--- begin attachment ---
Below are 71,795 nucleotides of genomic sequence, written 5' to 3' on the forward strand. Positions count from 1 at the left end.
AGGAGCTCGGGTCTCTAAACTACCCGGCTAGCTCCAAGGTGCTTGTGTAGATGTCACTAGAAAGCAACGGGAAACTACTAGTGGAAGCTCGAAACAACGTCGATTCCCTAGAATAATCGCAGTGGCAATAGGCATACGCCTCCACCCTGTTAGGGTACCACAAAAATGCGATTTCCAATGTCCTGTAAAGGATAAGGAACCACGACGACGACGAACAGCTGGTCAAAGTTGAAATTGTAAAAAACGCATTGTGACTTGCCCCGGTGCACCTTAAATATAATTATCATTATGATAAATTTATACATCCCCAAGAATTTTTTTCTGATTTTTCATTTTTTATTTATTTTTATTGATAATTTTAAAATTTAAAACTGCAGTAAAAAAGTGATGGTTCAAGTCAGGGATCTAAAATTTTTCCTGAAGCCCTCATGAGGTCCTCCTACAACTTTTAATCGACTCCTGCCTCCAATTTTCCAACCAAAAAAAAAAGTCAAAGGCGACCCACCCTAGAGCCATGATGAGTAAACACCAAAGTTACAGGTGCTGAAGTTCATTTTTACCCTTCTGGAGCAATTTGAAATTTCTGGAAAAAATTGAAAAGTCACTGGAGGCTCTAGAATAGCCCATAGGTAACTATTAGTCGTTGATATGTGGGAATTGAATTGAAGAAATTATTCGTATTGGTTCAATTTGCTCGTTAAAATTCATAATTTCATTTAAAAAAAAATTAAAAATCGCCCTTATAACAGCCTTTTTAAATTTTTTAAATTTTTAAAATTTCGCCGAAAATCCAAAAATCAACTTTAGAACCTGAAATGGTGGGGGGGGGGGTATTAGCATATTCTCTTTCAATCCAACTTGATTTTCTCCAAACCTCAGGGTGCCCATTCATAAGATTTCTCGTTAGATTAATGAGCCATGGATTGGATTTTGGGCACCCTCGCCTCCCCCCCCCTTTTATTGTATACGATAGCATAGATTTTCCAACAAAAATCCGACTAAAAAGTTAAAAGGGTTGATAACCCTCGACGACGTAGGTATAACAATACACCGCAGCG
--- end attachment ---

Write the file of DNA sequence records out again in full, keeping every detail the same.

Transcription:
Below are 71,795 nucleotides of genomic sequence, written 5' to 3' on the forward strand. Positions count from 1 at the left end.
AGGAGCTCGGGTCTCTAAACTACCCGGCTAGCTCCAAGGTGCTTGTGTAGATGTCACTAGAAAGCAACGGGAAACTACTAGTGGAAGCTCGAAACAACGTCGATTCCCTAGAATAATCGCAGTGGCAATAGGCATACGCCTCCACCCTGTTAGGGTACCACAAAAATGCGATTTCCAATGTCCTGTAAAGGATAAGGAACCACGACGACGACGAACAGCTGGTCAAAGTTGAAATTGTAAAAAACGCATTGTGACTTGCCCCGGTGCACCTTAAATATAATTATCATTATGATAAATTTATACATCCCCAAGAATTTTTTTCTGATTTTTCATTTTTTATTTATTTTTATTGATAATTTTAAAATTTAAAACTGCAGTAAAAAAGTGATGGTTCAAGTCAGGGATCTAAAATTTTTCCTGAAGCCCTCATGAGGTCCTCCTACAACTTTTAATCGACTCCTGCCTCCAATTTTCCAACCAAAAAAAAAAGTCAAAGGCGACCCACCCTAGAGCCATGATGAGTAAACACCAAAGTTACAGGTGCTGAAGTTCATTTTTACCCTTCTGGAGCAATTTGAAATTTCTGGAAAAAATTGAAAAGTCACTGGAGGCTCTAGAATAGCCCATAGGTAACTATTAGTCGTTGATATGTGGGAATTGAATTGAAGAAATTATTCGTATTGGTTCAATTTGCTCGTTAAAATTCATAATTTCATTTAAAAAAAAATTAAAAATCGCCCTTATAACAGCCTTTTTAAATTTTTTAAATTTTTAAAATTTCGCCGAAAATCCAAAAATCAACTTTAGAACCTGAAATGGTGGGGGGGGGGGTATTAGCATATTCTCTTTCAATCCAACTTGATTTTCTCCAAACCTCAGGGTGCCCATTCATAAGATTTCTCGTTAGATTAATGAGCCATGGATTGGATTTTGGGCACCCTCGCCTCCCCCCCCCTTTTATTGTATACGATAGCATAGATTTTCCAACAAAAATCCGACTAAAAAGTTAAAAGGGTTGATAACCCTCGACGACGTAGGTATAACAATACACCGCAGCG